Next: Hitchcock Month continues as A/V writer-director Joseph Lewis confines the boys to one podcast for 1948’s Rope and 1954’s Rear Window.
(Show notes for “Two Is the Magic Number.”)
The Avatar Returns episode 11 is available for listening or download right here and on iTunes here.
This week gets off to a weird start as AJ raises an existential question which, among other things, reveals Eric’s secret desire to totally mess up some random 16-year old kid’s life. Pretending we heard none of that, we move forward with Avatar Book Two. In chapter 214, “City of Walls and Secrets” the full splendor of Ba Sing Se finally begins to open up to us. We talk about the peaceful life Iroh and Zuko seem set to build for themselves here, while the Aang Gang are exposed to the ‘70s-era conspiracy element of the Impenetrable City as they cross paths with Clancy Brown and his Secret Police. And chapter 215, “The Tales of Ba Sing Se” impresses us with how well it manages to tell what are essentially six complete stories, including Def Jam Sokka going all 8 Mile, Momo’s graceful monkey dancing, and the heartbreaking homage to the late great Mako Iwamatsu.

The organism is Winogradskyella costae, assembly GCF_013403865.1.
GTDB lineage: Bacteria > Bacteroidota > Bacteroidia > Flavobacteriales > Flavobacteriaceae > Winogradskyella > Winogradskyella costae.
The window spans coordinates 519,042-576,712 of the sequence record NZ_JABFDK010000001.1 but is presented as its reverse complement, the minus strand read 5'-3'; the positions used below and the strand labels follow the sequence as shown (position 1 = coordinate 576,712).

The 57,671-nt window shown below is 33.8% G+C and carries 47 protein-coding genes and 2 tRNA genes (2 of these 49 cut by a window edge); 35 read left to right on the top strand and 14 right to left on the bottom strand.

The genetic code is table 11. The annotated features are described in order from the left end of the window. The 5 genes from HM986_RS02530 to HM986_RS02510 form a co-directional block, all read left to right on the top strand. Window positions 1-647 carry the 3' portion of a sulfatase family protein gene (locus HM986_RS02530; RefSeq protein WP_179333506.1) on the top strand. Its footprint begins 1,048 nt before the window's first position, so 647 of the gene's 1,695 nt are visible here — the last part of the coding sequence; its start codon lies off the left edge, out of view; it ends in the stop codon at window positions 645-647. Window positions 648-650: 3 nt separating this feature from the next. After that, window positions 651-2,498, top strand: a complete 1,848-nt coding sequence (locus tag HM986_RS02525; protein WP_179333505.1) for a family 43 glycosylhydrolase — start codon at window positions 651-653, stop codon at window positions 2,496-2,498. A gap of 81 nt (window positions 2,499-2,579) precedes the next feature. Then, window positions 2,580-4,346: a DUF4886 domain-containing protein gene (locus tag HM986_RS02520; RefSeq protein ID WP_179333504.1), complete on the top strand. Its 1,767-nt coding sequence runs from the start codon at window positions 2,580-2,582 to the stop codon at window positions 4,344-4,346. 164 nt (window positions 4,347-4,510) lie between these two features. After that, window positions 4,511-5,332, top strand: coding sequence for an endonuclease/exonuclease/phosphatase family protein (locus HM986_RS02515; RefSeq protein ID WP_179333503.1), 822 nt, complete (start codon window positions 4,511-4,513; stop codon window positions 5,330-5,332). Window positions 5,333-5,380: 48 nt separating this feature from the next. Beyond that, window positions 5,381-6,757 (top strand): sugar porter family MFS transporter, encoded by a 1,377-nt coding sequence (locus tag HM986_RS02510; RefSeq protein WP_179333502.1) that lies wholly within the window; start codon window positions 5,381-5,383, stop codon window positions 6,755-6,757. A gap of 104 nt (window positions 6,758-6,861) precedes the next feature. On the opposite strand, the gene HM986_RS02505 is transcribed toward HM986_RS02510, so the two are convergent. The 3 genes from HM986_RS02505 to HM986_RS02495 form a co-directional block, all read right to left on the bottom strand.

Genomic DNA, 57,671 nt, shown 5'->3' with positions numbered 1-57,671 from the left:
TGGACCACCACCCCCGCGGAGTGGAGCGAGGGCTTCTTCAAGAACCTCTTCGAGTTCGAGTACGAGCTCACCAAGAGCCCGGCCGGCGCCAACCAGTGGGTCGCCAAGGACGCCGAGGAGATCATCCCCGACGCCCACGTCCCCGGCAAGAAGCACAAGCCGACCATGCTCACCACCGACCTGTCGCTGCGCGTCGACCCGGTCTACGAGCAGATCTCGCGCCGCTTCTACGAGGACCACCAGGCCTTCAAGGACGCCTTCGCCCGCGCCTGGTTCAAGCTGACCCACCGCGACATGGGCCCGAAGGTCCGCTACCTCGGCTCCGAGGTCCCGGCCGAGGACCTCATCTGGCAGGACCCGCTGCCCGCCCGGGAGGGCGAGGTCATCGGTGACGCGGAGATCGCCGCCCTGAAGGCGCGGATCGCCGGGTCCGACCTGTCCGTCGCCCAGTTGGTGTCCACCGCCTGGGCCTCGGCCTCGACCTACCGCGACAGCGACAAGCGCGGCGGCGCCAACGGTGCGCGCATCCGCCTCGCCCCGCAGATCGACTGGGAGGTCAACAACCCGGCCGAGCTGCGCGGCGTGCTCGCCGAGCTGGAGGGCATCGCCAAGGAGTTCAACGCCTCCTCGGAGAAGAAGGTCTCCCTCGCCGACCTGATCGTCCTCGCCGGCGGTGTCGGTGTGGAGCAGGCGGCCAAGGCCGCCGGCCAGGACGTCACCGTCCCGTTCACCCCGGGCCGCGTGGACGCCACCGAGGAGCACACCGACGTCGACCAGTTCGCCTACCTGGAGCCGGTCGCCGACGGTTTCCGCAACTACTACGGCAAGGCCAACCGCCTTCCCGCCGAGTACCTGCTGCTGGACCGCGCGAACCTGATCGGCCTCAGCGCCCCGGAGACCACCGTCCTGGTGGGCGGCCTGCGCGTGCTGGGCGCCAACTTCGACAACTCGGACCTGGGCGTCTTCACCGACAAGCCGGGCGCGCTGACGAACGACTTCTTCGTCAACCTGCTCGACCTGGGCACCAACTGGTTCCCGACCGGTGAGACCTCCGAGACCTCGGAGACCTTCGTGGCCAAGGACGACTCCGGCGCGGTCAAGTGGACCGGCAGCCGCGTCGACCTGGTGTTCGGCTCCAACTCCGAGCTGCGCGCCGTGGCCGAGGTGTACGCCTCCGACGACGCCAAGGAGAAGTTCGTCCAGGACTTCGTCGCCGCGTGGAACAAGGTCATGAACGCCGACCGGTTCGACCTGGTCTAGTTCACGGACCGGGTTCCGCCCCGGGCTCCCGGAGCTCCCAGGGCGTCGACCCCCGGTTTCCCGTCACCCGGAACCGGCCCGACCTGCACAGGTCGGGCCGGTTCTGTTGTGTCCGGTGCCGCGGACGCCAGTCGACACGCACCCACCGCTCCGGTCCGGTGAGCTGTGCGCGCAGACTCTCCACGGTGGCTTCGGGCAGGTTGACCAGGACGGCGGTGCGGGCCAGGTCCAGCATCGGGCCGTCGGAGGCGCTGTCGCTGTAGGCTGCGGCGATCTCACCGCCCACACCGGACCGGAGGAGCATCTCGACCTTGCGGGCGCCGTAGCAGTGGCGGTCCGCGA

Also, a listener ruins everything by pointing out our many errors. And there’s some controversy over who actually wrote the vignette “The Tale of Zuko.” (Note: there’s no controversy, Paul was just straight-up wrong.)
Next: our penultimate episode of Book Two brings us chapters 216-218, “Appa’s Lost Days,” “Lake Laogai,” and “The Earth King.”
(Show notes for The Avatar Returns episode 11.)
Gobbledygeek episode 263 is available for listening or download right here and on iTunes here.
As 2016 begins, it is more apparent than ever that Americans are badly in need of enlightenment. Paul and AJ have chosen the form of the Enlightener, and he is none other than everyone’s favorite wacky British neighbor, Wesley “Wezzo” Mead. Wezzo enlightens the boys’ American ears with talk of how his own country has fallen apart following last summer’s Labour election, the documentary series I’ll Have What Phil’s Having, how he simply could not endure The Revenant, and Don Hertzfeldt’s short film World of Tomorrow. Plus, AJ’s dying!
Next: Hitchcock Month begins with The Daily Dot writer Aja Romano joining the boys to discuss 1943’s Shadow of a Doubt and 1951’s Strangers on a Train.
(Show notes for “Wezzo of Tomorrow.”)
The Avatar Returns episode 10 is available for listening or download right here and on iTunes here.